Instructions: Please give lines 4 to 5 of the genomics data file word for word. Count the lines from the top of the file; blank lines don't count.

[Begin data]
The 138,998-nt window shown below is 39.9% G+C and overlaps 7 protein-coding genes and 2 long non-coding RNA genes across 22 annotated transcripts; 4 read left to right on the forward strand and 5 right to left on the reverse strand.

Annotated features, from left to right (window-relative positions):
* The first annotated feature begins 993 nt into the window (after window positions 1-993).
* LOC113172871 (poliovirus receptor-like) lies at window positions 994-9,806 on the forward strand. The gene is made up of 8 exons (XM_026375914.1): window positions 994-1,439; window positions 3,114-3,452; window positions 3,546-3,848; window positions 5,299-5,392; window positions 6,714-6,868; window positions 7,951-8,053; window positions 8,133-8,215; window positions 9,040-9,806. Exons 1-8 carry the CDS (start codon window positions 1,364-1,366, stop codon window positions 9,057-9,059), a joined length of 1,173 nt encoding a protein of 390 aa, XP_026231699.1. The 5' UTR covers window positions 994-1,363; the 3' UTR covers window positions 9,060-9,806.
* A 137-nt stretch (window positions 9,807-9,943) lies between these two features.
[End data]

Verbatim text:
* LOC113172871 (poliovirus receptor-like) lies at window positions 994-9,806 on the forward strand. The gene is made up of 8 exons (XM_026375914.1): window positions 994-1,439; window positions 3,114-3,452; window positions 3,546-3,848; window positions 5,299-5,392; window positions 6,714-6,868; window positions 7,951-8,053; window positions 8,133-8,215; window positions 9,040-9,806. Exons 1-8 carry the CDS (start codon window positions 1,364-1,366, stop codon window positions 9,057-9,059), a joined length of 1,173 nt encoding a protein of 390 aa, XP_026231699.1. The 5' UTR covers window positions 994-1,363; the 3' UTR covers window positions 9,060-9,806.
* A 137-nt stretch (window positions 9,807-9,943) lies between these two features.